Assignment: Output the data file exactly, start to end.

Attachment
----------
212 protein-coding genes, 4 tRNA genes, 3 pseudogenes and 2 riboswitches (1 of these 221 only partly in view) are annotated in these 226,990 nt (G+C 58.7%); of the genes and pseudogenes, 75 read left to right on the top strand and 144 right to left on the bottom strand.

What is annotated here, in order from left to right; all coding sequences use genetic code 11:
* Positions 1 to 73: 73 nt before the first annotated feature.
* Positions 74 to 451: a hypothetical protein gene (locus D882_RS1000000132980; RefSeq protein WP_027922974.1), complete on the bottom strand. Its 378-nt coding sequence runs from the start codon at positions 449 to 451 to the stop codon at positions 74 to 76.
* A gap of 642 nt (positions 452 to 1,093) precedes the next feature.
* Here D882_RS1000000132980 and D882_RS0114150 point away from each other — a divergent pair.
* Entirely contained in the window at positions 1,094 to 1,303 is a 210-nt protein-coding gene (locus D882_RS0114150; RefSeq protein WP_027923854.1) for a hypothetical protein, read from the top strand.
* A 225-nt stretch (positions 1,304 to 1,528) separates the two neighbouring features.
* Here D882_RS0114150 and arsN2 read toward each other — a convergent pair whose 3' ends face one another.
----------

212 protein-coding genes, 4 tRNA genes, 3 pseudogenes and 2 riboswitches (1 of these 221 only partly in view) are annotated in these 226,990 nt (G+C 58.7%); of the genes and pseudogenes, 75 read left to right on the top strand and 144 right to left on the bottom strand.

What is annotated here, in order from left to right; all coding sequences use genetic code 11:
* Positions 1 to 73: 73 nt before the first annotated feature.
* Positions 74 to 451: a hypothetical protein gene (locus D882_RS1000000132980; RefSeq protein WP_027922974.1), complete on the bottom strand. Its 378-nt coding sequence runs from the start codon at positions 449 to 451 to the stop codon at positions 74 to 76.
* A gap of 642 nt (positions 452 to 1,093) precedes the next feature.
* Here D882_RS1000000132980 and D882_RS0114150 point away from each other — a divergent pair.
* Entirely contained in the window at positions 1,094 to 1,303 is a 210-nt protein-coding gene (locus D882_RS0114150; RefSeq protein WP_027923854.1) for a hypothetical protein, read from the top strand.
* A 225-nt stretch (positions 1,304 to 1,528) separates the two neighbouring features.
* Here D882_RS0114150 and arsN2 read toward each other — a convergent pair whose 3' ends face one another.